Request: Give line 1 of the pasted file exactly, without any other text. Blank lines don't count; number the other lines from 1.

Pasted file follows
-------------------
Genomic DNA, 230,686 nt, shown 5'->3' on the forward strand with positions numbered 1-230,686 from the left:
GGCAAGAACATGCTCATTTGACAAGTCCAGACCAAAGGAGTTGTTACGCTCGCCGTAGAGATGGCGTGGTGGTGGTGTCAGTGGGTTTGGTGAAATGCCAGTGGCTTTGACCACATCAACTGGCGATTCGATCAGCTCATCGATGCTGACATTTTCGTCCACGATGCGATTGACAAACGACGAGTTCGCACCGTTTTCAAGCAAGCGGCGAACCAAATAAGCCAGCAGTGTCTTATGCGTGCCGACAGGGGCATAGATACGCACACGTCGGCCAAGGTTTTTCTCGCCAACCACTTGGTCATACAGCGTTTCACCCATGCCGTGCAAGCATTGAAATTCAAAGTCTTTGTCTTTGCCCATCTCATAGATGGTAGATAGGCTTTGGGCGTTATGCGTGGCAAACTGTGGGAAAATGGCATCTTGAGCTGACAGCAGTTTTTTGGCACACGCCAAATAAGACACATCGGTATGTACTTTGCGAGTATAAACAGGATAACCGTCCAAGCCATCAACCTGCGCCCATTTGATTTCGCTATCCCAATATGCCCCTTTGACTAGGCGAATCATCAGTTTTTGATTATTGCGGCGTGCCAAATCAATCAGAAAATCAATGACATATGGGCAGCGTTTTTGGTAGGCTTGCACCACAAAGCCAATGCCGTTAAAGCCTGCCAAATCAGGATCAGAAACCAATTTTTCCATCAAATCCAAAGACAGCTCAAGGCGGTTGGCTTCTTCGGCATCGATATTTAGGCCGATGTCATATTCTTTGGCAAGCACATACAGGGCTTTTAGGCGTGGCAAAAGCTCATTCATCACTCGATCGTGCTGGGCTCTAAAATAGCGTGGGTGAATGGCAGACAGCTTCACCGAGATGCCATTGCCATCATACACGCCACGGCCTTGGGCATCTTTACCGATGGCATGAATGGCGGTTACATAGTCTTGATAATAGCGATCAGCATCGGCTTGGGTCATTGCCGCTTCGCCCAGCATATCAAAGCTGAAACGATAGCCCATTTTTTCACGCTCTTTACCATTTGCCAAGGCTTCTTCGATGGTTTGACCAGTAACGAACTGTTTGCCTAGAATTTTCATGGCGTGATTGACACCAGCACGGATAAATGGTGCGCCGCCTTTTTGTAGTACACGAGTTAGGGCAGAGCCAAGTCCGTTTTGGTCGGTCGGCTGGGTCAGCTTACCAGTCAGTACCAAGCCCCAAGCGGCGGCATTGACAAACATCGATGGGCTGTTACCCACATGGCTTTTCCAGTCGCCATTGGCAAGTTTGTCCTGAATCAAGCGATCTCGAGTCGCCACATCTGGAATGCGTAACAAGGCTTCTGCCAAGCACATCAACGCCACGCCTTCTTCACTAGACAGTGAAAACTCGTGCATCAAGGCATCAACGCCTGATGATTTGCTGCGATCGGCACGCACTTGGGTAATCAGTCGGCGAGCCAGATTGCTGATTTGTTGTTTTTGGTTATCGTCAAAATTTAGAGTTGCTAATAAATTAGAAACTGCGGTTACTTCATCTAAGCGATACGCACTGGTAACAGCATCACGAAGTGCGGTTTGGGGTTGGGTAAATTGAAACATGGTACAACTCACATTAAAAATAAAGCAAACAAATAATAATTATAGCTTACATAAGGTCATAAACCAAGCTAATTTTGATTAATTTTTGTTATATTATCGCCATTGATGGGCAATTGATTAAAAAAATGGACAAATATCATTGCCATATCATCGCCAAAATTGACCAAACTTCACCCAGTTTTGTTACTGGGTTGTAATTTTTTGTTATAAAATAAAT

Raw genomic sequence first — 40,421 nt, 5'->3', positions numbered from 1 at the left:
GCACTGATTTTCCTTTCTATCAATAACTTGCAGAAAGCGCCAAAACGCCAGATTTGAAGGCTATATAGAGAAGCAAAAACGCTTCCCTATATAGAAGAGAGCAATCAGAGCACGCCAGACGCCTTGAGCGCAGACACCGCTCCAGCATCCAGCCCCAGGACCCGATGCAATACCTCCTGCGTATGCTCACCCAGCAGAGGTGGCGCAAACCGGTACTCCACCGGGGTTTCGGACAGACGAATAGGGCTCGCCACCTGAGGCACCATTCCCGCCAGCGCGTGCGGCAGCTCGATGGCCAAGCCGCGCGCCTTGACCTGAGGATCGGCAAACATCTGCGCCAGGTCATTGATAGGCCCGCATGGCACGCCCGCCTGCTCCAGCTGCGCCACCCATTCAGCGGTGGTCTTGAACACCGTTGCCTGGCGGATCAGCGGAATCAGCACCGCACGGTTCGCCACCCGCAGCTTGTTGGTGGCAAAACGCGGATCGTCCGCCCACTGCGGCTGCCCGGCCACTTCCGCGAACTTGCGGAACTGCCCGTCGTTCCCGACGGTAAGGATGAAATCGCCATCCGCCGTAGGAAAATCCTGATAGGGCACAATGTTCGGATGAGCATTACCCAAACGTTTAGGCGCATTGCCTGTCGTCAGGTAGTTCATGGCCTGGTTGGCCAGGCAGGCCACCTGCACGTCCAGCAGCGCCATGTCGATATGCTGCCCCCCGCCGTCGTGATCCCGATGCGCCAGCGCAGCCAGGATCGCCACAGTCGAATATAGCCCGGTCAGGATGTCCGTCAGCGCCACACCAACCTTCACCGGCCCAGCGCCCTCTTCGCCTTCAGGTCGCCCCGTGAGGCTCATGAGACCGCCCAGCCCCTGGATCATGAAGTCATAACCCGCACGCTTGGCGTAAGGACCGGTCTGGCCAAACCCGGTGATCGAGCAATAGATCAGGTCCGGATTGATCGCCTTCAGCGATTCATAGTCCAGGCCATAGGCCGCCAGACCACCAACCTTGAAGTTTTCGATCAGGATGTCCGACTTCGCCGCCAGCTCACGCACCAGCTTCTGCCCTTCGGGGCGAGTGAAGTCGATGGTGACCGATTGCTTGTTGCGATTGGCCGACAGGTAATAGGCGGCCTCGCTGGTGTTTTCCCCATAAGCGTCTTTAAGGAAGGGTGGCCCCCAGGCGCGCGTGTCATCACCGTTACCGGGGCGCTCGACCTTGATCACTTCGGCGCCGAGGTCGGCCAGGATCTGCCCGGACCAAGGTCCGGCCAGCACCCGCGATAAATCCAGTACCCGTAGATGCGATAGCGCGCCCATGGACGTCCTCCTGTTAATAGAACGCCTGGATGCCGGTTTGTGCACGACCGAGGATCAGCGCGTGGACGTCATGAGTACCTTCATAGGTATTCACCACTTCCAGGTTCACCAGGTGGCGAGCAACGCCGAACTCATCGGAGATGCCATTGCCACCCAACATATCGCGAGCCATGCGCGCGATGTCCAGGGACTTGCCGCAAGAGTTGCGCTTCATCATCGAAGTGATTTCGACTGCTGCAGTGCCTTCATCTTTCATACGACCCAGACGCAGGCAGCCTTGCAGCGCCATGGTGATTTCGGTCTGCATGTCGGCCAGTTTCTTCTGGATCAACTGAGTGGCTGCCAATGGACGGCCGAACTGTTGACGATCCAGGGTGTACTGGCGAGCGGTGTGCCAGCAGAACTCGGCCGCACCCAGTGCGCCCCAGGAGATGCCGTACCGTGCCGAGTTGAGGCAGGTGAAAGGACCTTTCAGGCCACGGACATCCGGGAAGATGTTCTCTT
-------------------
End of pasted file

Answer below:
Genomic DNA, 230,686 nt, shown 5'->3' on the forward strand with positions numbered 1-230,686 from the left: